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Thread: Flowing Water

  1. Posts

    Flowing Water

    I'm looking for either a shader or a script to get a flowing water effect.
    Just something simple flowing on a flat plane or moves the texture on the plane.

    If anyone knows of a script, shader, or a place where I can learn more it be appreciated.

  2. Location
    Have you looked at the Unity Standard water scripts lol? That should get you started

  3. Posts
    Quote Originally Posted by Bikebreck View Post
    I believe one of our artists looked at that, but not completely sure what happened with that.
    Guess it didn't turn out as he expected.

  4. Posts
    Okay the scene doesn't work for IOS build so that doesn't help. =\

  5. Location
    Tennessee, USA
    the concept of flowing water is actually pretty easy. At least until you get to motion in the water, and even that is not that bad.

    Assume you have a texture attached to a water surface and you wanted to make it look like it was moving in one direction... use the Material.mainTextureOffset to adjust how the texture lies on the surface.


    use Mathf.Repeat(value + nextoffset * Time.deltaTime, 1.0). Keep adding the nextoffset and it repeats the texture over and over.

    Something a little more complex is adjusting the vertices as you go. In the case of a waterfall or some such, you may want the water to sway slightly. You could adjust the vertices to make the water move while it is flowing.

    A big part of any water falling are the key elements of the splashing at the bottom and the top where the water breaks the natural tendency to continue on the same path. This is easily done with well placed particles. The last effect that you need will be the impact effect on the base material. This is done with a similar offsetting effect but you will need a second set of texture verts in the shader to handle alpha. This effect would look like a bright froth coming from under the particles and cascades over the water that it is on, eventually fading out.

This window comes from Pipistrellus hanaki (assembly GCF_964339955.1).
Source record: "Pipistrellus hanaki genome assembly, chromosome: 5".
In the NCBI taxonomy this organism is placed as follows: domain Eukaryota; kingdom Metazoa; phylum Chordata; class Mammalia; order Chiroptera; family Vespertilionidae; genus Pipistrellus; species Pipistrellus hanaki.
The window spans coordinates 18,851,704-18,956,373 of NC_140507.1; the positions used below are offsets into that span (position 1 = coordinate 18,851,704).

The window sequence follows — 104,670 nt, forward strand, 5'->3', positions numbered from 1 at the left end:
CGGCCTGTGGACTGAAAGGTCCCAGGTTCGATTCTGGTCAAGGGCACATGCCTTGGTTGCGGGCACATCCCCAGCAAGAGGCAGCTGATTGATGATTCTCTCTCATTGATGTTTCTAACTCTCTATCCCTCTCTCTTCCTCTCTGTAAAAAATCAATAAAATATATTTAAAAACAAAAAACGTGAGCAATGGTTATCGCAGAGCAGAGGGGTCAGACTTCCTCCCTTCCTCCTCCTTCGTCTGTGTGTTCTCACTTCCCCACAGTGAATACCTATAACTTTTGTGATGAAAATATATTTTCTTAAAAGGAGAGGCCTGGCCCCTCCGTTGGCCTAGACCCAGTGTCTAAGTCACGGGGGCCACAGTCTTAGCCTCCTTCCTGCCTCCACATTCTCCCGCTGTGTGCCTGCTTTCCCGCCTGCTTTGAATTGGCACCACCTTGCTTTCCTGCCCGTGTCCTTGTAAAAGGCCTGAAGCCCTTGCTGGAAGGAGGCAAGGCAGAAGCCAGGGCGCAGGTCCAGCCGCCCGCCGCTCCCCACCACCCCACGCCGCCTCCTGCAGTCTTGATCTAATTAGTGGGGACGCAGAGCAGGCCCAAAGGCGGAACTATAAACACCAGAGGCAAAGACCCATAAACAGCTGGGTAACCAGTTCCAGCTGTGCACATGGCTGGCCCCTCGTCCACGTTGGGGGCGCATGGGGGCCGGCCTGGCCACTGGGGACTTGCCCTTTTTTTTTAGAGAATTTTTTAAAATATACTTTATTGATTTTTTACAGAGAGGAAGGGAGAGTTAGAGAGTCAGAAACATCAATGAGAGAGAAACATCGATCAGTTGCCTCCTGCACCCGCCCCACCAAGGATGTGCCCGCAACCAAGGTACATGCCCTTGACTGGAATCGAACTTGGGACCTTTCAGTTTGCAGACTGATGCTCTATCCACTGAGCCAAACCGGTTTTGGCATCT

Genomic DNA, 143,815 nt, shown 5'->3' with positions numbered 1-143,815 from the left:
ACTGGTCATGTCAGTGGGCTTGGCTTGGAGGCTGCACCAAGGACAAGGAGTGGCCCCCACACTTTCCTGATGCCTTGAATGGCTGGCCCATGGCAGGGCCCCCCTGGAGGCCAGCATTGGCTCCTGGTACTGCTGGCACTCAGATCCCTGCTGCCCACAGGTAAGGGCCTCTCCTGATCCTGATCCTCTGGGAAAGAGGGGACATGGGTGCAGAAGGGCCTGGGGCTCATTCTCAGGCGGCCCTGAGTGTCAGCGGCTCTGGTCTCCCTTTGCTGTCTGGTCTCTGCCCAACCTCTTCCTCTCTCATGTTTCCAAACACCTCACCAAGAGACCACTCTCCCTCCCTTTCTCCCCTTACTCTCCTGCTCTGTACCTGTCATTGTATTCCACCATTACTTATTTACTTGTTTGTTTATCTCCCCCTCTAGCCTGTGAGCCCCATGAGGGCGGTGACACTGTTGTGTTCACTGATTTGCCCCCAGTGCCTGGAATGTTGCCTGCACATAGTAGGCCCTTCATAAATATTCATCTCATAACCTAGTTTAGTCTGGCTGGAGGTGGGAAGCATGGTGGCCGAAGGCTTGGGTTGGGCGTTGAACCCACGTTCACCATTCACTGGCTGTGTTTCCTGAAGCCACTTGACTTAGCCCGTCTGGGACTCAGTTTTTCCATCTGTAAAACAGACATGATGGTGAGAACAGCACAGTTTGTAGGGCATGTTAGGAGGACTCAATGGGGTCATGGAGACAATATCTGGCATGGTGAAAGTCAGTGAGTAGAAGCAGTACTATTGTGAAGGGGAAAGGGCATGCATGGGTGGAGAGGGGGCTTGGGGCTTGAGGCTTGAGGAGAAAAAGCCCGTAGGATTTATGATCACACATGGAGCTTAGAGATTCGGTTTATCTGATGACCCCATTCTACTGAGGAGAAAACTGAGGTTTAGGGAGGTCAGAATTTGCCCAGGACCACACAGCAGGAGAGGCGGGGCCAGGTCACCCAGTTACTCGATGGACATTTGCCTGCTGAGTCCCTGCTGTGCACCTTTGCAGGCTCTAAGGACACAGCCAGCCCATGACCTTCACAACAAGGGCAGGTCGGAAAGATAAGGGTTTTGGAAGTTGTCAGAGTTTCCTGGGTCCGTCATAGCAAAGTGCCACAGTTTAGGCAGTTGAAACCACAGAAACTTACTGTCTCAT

Basic effects primer:

    If you had a strip of quads each one 10x10 and textured the same. When you animated the texture over it, the water would look like it is traveling at the same speed across it's surface. However, when you change the distance between vertices, without changing the texture vertices you suddenly get an effect where the water passes more quickly over some areas but not others. This effect is incredibly important when creating things like streams or streams and such and hugely important when creating effects for lava.

    Do not discount the importance of normals and parallax mapping in water. Some of the best effects I have ever seen are derived from a clear surface which gives off specular effects from parallax mapping. Imagine if you will a concrete surface. Down a center section the concrete is molded and looks damp. Put a simple water effect over the damp surface with a offsetting parallax map on it. It gives off specular effects which make it look like the water is crystal clear and moving along the concrete to a drain. To heighten this sense, we use the second texture vertices to make the edges clear. This means that you will not have a seam where the water mesh meets the concrete.

    All of these effects are completely doable in Unity Free... Just in case any one wanted to know.

  6. Posts
    What about if I'm doing this on an object that's not a complete flat plane? Like it's a waterfall then the outgoing river, followed by the a steep dip downwards?

    What I'm currently working with from the artists and that might be affecting how good moving texture looks. I also had to scale the thing down
    by .01 if that has any effect.

  7. Location
    Tennessee, USA
    OK, any place that the water is moving faster at.. the texture vertices in that area are farther apart. Don't do a isntant shift.. like 5, 5, 25, 5.. that wouldn't look right, but more do a few verts of speed increase. 5, 5, 8, 12, 25. This stepped approach will net you smoother flowing water with a gradual build up.

    As far as a waterfall is concerned. There are many tricks. Most of them involve pretty advanced shaders to do the quick falling. However, you can accomplish it by still using the same basic formula above... the more vertical, the faster the water, the faster the water, the longer the texture verts. Couple this with a frothing shader that does a secondary effect from top to bottom that fads at the top and you will get some interesting effects.

    Lastly, of course I stress the importance of proper use of particle emitters to give the look and feel.

    Water in general is shiny so don't be afraid of lots of specular highlights. They will add to the realism.

    A flowing stream could easily be accomplished by using several effects. Clear water, Parallax mapping and particles where rocks and impedance points are. Lots of specular highlights on the parallax mapping gives the illusion that there is water there.

    Also a big part of a stream like that is that the water continuously flows around things.. So creating lanes of water are important here.

  8. Posts
    Actually that sample code gave us exactly what we were looking for.
    We're not needing anything to fancy for this game. :3

    Also this is for iPhone and iPad so using some of those shaders isn't a good idea.
    Last edited by mtewks; 08-05-2011 at 02:02 PM.

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